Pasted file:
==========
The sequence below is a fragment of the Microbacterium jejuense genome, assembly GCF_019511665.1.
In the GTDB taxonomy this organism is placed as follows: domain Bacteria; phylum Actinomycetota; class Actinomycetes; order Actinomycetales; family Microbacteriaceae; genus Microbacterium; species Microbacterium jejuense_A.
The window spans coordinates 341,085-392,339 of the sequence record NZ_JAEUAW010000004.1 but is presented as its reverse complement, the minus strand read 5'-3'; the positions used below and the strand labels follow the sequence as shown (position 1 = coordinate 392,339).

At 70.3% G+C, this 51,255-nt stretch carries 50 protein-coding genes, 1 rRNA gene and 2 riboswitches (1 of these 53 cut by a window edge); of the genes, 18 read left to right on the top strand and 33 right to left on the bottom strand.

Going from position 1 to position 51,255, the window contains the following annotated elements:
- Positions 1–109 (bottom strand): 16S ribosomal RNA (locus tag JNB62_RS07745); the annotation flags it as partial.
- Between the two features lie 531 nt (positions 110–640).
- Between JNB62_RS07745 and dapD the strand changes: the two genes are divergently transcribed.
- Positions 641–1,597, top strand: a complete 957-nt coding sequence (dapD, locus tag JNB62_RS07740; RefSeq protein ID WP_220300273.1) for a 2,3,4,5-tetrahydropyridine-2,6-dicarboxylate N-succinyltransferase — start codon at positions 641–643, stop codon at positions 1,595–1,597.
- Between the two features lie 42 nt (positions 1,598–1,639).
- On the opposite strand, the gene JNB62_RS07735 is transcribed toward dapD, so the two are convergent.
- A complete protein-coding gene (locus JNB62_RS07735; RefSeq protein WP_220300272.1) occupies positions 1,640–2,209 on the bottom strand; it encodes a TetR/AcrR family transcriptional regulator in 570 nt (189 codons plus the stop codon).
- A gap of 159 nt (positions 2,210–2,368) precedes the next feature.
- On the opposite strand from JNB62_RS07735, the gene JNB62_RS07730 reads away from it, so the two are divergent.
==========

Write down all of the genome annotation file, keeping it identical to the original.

The sequence below is a fragment of the Microbacterium jejuense genome, assembly GCF_019511665.1.
In the GTDB taxonomy this organism is placed as follows: domain Bacteria; phylum Actinomycetota; class Actinomycetes; order Actinomycetales; family Microbacteriaceae; genus Microbacterium; species Microbacterium jejuense_A.
The window spans coordinates 341,085-392,339 of the sequence record NZ_JAEUAW010000004.1 but is presented as its reverse complement, the minus strand read 5'-3'; the positions used below and the strand labels follow the sequence as shown (position 1 = coordinate 392,339).

At 70.3% G+C, this 51,255-nt stretch carries 50 protein-coding genes, 1 rRNA gene and 2 riboswitches (1 of these 53 cut by a window edge); of the genes, 18 read left to right on the top strand and 33 right to left on the bottom strand.

Going from position 1 to position 51,255, the window contains the following annotated elements:
- Positions 1–109 (bottom strand): 16S ribosomal RNA (locus tag JNB62_RS07745); the annotation flags it as partial.
- Between the two features lie 531 nt (positions 110–640).
- Between JNB62_RS07745 and dapD the strand changes: the two genes are divergently transcribed.
- Positions 641–1,597, top strand: a complete 957-nt coding sequence (dapD, locus tag JNB62_RS07740; RefSeq protein ID WP_220300273.1) for a 2,3,4,5-tetrahydropyridine-2,6-dicarboxylate N-succinyltransferase — start codon at positions 641–643, stop codon at positions 1,595–1,597.
- Between the two features lie 42 nt (positions 1,598–1,639).
- On the opposite strand, the gene JNB62_RS07735 is transcribed toward dapD, so the two are convergent.
- A complete protein-coding gene (locus JNB62_RS07735; RefSeq protein WP_220300272.1) occupies positions 1,640–2,209 on the bottom strand; it encodes a TetR/AcrR family transcriptional regulator in 570 nt (189 codons plus the stop codon).
- A gap of 159 nt (positions 2,210–2,368) precedes the next feature.
- On the opposite strand from JNB62_RS07735, the gene JNB62_RS07730 reads away from it, so the two are divergent.